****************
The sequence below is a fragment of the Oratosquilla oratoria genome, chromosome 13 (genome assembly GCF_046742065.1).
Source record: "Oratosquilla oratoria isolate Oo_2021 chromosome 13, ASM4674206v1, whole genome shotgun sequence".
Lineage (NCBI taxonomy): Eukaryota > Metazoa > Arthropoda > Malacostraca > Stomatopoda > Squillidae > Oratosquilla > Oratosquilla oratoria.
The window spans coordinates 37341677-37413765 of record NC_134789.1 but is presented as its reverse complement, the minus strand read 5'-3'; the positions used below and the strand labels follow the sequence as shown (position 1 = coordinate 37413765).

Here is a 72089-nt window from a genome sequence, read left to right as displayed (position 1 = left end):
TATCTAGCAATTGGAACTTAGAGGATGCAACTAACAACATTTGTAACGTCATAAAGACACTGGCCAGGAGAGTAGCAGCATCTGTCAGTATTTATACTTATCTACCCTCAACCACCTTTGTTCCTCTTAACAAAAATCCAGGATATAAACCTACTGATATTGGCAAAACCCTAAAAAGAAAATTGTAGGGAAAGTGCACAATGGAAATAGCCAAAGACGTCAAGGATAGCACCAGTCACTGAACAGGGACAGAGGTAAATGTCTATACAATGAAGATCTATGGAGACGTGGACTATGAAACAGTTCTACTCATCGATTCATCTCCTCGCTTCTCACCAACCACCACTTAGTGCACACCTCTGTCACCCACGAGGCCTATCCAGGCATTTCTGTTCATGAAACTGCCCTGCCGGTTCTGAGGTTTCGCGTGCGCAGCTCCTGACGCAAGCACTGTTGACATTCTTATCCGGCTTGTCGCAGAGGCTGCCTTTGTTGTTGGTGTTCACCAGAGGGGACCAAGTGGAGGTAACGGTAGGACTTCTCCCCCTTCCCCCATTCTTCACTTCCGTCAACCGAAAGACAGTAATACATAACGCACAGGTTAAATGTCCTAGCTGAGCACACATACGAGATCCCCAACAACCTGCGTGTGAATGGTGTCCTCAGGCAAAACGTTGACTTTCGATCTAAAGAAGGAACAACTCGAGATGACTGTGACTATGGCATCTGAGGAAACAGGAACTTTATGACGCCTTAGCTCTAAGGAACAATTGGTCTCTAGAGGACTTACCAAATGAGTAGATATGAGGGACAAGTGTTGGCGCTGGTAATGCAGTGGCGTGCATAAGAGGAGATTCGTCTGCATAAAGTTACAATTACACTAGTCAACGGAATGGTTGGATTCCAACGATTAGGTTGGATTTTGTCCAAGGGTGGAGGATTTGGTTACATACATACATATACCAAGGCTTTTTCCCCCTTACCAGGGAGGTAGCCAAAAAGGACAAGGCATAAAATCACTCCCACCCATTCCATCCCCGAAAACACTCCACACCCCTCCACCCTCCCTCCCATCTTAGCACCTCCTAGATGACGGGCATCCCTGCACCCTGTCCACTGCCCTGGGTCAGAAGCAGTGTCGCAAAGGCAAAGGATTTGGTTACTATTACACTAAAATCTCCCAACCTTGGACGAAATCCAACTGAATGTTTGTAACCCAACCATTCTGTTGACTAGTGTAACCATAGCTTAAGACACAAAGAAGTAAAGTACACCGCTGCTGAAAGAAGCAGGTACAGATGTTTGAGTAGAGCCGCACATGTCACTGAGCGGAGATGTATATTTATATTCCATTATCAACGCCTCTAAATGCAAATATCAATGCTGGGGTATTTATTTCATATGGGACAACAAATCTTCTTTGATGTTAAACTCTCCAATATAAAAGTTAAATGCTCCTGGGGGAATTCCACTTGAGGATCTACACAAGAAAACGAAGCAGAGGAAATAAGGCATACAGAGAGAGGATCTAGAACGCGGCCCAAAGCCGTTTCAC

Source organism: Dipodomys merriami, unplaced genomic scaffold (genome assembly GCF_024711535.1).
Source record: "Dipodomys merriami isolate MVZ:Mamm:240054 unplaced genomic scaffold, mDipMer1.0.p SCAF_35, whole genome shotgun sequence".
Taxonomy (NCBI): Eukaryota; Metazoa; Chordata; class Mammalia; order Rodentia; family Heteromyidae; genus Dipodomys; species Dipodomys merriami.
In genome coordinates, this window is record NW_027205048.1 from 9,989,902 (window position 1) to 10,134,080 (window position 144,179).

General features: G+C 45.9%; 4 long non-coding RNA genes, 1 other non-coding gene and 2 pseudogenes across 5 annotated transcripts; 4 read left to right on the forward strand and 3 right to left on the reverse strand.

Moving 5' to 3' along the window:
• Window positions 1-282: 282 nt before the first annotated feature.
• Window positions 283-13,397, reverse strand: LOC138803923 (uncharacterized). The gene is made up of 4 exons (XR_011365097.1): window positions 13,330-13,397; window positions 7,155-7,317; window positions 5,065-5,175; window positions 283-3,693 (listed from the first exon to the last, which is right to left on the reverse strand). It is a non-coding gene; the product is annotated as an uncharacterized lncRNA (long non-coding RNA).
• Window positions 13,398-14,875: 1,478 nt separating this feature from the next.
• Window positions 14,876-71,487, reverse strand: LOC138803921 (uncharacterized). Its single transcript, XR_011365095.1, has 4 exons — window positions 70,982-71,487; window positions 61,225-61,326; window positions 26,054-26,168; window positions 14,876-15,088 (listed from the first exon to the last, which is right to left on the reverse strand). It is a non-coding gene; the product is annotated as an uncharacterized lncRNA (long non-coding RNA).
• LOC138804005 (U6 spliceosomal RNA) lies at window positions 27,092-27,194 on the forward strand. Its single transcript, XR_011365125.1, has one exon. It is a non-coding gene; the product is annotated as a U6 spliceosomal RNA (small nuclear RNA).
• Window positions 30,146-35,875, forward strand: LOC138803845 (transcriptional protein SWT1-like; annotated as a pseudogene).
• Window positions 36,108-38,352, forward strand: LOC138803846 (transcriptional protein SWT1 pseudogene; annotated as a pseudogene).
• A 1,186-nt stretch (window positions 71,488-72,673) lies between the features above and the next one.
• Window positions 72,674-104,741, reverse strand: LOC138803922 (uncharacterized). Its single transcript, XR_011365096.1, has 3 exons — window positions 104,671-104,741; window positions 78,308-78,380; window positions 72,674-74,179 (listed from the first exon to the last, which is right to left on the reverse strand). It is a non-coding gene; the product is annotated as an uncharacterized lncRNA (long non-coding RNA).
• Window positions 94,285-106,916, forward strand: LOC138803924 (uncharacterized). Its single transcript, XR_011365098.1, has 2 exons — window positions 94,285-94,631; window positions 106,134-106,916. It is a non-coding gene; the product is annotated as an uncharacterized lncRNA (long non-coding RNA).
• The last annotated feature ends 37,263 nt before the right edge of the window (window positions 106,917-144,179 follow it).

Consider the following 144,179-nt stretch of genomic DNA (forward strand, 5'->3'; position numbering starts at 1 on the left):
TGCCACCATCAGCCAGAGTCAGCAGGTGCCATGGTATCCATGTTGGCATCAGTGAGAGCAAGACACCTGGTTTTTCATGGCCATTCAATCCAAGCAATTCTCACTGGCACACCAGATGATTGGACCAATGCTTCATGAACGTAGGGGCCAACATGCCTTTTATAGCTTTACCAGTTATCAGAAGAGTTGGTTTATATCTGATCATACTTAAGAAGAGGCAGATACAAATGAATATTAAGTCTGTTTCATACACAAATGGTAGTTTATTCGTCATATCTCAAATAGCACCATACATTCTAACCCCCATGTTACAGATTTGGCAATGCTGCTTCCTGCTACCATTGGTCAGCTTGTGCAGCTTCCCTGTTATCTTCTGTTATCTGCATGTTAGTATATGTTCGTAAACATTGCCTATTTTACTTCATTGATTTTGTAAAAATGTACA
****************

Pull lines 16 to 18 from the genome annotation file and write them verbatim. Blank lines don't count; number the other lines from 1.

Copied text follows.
• Window positions 14,876-71,487, reverse strand: LOC138803921 (uncharacterized). Its single transcript, XR_011365095.1, has 4 exons — window positions 70,982-71,487; window positions 61,225-61,326; window positions 26,054-26,168; window positions 14,876-15,088 (listed from the first exon to the last, which is right to left on the reverse strand). It is a non-coding gene; the product is annotated as an uncharacterized lncRNA (long non-coding RNA).
• LOC138804005 (U6 spliceosomal RNA) lies at window positions 27,092-27,194 on the forward strand. Its single transcript, XR_011365125.1, has one exon. It is a non-coding gene; the product is annotated as a U6 spliceosomal RNA (small nuclear RNA).
• Window positions 30,146-35,875, forward strand: LOC138803845 (transcriptional protein SWT1-like; annotated as a pseudogene).